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  • Palace of Fine ArtsPalace of Fine Arts San Francisco, California
    The Palace of Fine Arts in San Francisco, California, is found in the Marina District and was originally constructed for the 1915 Panama-Pacific Exposition, and designed by Bernard Maybeck; who was inspired by the architecture of Greece and Rome. Ulric Ellerhusen made the allegorical figures and the sculptured frieze that represents Meditation, Contemplation and Wonderment. It is one of three buildings from the exposition that wasn't demolished, and includes the Japanese Tea House and Billy Graham Civic Auditorium. It was thoroughly restored in the 1960s to preserve its wonderful architecture and now houses the Exploratorium, which is a state-of-the-art interactive science museum. The area is considered to be an excellent place for weddings to be held, and was given another renovation in 2009, with a seismic retrofit, and lagoon likened to those found in Europe that would give a mirror image of the buildings surrounding it. There are Australian eucalyptus trees lining the east shores and numerous wildlife have made it their homes; including frogs, turtles, swans, geese, raccoons and ducks. The dome of the palace and lagoon next door have been used in many films that include; Vertigo, the Room, Time after Time, Twisted, Jagged, Edge, the Rock, the Bachelor, Kuffs and So I Married an Axe Murderer. In the television shows; Monk, Journeyman, the Streets of San Francisco and Nash Bridges. It has even been shown in video games like Sim City 2000, Sim City 4 and Sim City 3000 Unlimited.  The Panama-Pacific Exposition of 1915 was to become a special event that would be devoted to progress, which included the Panama Canal's finish and the restoration of the city after its terrible disaster of 1906, the huge earthquake. The palace building would be the final one built, composed of wood and "staff", a mixture of plaster and a type of burlap fiber; and would be the biggest building that ever made of the materials, since the entire complex would only last a year and then be easily collapsed. However, a movement started in October of 1915, which was called Fine Arts Preservation Day and thousands of people and hundreds of thousands of dollars were raised to preserve the magnificently designed structure. After the exposition area was burned, only the palace was left standing, which would then be cared for by the San Francisco Art Association, and it became part of the city park's system after WWI. Federal monies were used to restore some of the damaged areas and decorations, then, in 1934, the Parks and Recreation Department put in 18 lighted tennis courts that would be there until 1942, and then the palace would be used by the army for their motor pool; which would be returned to the parks department in 1947. After that period, the building would slowly crumble from the hardships of weather and ill-use; and then fenced off because it had become a hazardous area to the public. In the late 1950s, a organization of devoted citizens, headed by philanthropist Walter S. Johnson, that began a drive to save the palace from a planned demolition and restorate it to its former glory. Work started in 1964, and finished in 1967, with the colonnades being added in 1975. It houses the Exploratium and Palace of Fine Arts.

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  • Walt Disney Family MuseumWalt Disney Family Museum San Francisco, California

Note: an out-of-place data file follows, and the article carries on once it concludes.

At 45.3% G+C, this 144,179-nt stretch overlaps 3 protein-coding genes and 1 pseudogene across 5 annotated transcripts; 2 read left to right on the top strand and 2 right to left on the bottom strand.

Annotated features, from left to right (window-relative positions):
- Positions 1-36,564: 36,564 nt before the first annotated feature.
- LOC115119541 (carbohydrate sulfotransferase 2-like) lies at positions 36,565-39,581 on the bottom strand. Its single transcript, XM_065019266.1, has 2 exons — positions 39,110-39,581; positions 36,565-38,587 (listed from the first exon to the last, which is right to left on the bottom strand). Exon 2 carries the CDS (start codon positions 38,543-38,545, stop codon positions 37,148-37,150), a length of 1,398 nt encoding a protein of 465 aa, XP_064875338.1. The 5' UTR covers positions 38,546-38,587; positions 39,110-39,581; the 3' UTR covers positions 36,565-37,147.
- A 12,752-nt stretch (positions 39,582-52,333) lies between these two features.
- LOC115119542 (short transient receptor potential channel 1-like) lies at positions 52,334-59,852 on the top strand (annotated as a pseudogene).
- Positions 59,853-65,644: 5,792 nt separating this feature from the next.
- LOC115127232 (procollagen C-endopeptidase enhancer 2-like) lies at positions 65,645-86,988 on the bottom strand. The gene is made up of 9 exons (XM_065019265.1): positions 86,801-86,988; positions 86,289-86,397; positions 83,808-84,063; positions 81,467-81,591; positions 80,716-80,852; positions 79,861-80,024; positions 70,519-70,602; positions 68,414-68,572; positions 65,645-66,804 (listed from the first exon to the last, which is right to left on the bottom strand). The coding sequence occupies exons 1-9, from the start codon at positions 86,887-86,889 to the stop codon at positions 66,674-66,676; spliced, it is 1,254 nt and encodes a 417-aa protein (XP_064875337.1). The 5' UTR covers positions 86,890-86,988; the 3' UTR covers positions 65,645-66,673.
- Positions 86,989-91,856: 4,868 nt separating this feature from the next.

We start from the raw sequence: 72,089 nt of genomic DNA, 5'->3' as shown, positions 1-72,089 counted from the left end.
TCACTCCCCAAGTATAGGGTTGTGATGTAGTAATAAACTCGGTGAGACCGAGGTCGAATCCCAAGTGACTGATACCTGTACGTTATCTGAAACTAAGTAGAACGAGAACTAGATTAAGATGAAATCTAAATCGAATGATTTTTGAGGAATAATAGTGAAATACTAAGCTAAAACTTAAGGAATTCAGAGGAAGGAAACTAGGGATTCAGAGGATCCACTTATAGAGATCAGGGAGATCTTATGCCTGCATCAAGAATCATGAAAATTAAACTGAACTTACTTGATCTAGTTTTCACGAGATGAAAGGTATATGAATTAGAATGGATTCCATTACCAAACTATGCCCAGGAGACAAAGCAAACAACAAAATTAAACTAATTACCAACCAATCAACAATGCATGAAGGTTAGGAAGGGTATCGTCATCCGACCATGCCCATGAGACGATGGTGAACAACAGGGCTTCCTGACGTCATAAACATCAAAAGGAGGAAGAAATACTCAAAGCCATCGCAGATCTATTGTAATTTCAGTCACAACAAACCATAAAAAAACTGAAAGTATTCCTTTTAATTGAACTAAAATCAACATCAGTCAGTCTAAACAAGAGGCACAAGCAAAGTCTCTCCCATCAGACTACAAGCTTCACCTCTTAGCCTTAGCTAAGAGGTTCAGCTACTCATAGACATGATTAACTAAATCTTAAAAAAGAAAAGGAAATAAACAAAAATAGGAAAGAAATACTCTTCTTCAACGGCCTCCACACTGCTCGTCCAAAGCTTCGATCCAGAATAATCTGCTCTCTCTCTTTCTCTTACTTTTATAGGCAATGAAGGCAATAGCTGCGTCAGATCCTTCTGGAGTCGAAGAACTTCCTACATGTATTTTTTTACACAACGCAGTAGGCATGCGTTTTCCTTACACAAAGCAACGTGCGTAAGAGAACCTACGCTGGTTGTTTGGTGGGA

The Walt Disney Family Museum showcases the life and legacy of Walt Disney and can be found in the Presidio of San Francisco, California; which is part of the Golden Gate National Recreation Area in the city. It has been retrofitted and enlarged three times by adding three buildings in the presidio's main post area. The main building faces the parade ground and opened in 2009. The museum is owned and operated by the Walt Disney Foundation that was started by the Disney heirs, that includes Diane Marie Disney, co-founder of the museum, and is not part of the Walt Disney Company. There are ten galleries that make up the museum, with the first one talking about the beginnings of the Disney era. It tells of Walt's young life with his family and their moving about, although Walt did develop his love of drawing and dream of becoming a cartoonist. He started an early animated cartoon film company, which failed, and then he headed to California to try his luck in Hollywood. The second gallery is about Walt's experiences when he arrived in Hollywood and began looking for work. It was during this period that his best friend would materialize, Mickey Mouse. Then, the third gallery, enters into the lucrative 1930s, and the gallery is named the new horizons in the 1930s. In the fourth gallery, named the move to features: snow white and the seven dwarfs, says it all. The next gallery was named we were in a new business, and was about the marvelous success of snow white and the seven dwarfs, which was a new venue, which featured full length movie about cartoons. The next gallery is entitled the toughest period in my whole life, since it involved the second World War and all the impossibilities that were faced and finally overcome. The seventh gallery is called postwar production and from this period came the next hit, Cinderella. Next is Walt and the natural world, then the 1950s and 1960s: the big screen and beyond with an entrance into television and the opening of Disneyland. The finally gallery is simply called, December 15, 1966; which is the day that Walt Disney passed on. You will see and learn everything you ever wanted to know about Walt, his family and early days of hardship that he overcame and lived to lead a magical wonderful life.

January 11, 2011